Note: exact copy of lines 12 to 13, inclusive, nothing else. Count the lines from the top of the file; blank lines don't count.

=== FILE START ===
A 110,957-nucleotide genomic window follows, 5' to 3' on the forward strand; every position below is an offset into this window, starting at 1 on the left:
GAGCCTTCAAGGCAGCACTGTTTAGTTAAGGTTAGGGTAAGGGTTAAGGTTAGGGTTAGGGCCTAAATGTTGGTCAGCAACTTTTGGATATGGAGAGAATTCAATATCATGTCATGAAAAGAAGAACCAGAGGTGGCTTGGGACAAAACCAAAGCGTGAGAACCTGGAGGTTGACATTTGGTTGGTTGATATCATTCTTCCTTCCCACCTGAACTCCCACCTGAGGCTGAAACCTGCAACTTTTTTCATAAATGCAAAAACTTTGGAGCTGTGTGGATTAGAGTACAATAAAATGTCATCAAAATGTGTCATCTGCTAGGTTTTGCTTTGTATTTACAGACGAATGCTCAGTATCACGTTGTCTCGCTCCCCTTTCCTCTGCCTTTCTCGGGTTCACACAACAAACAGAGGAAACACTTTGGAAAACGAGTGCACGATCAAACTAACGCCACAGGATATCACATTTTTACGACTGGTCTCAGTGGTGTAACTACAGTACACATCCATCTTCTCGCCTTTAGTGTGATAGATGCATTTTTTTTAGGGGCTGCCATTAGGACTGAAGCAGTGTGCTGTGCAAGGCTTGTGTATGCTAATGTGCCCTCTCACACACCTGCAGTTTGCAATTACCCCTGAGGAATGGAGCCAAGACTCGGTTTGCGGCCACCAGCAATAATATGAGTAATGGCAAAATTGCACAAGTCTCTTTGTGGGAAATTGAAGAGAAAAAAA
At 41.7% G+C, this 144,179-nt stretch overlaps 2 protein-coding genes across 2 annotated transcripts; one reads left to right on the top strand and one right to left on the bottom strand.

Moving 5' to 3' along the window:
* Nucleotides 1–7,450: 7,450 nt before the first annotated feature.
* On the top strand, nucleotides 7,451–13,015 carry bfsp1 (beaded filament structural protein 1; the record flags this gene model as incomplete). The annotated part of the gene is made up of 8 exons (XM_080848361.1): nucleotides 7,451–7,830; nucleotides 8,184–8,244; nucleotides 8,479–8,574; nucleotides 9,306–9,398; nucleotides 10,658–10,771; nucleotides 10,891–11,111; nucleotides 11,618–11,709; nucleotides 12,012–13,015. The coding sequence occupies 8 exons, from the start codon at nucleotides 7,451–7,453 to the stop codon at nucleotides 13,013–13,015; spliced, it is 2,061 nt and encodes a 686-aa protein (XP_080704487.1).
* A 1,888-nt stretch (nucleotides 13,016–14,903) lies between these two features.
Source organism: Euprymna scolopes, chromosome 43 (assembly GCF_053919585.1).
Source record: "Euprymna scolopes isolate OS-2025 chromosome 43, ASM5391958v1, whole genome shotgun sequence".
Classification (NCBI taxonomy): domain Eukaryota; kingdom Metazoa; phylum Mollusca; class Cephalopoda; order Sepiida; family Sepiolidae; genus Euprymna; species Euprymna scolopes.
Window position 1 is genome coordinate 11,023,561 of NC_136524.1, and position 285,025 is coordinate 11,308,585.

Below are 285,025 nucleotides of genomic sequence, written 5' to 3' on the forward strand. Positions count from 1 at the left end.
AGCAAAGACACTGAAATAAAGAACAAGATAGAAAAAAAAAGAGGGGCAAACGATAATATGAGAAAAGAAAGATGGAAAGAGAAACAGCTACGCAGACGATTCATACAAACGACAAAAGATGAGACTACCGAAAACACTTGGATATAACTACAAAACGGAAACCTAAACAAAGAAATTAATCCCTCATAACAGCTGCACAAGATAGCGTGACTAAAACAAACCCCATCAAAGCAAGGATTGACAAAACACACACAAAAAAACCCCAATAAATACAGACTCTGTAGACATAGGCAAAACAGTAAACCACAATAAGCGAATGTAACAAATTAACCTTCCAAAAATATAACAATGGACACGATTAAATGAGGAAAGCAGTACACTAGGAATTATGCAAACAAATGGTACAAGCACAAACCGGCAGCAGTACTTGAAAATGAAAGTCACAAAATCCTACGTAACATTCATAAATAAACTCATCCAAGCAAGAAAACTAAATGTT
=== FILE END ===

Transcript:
Below are 285,025 nucleotides of genomic sequence, written 5' to 3' on the forward strand. Positions count from 1 at the left end.
AGCAAAGACACTGAAATAAAGAACAAGATAGAAAAAAAAAGAGGGGCAAACGATAATATGAGAAAAGAAAGATGGAAAGAGAAACAGCTACGCAGACGATTCATACAAACGACAAAAGATGAGACTACCGAAAACACTTGGATATAACTACAAAACGGAAACCTAAACAAAGAAATTAATCCCTCATAACAGCTGCACAAGATAGCGTGACTAAAACAAACCCCATCAAAGCAAGGATTGACAAAACACACACAAAAAAACCCCAATAAATACAGACTCTGTAGACATAGGCAAAACAGTAAACCACAATAAGCGAATGTAACAAATTAACCTTCCAAAAATATAACAATGGACACGATTAAATGAGGAAAGCAGTACACTAGGAATTATGCAAACAAATGGTACAAGCACAAACCGGCAGCAGTACTTGAAAATGAAAGTCACAAAATCCTACGTAACATTCATAAATAAACTCATCCAAGCAAGAAAACTAAATGTT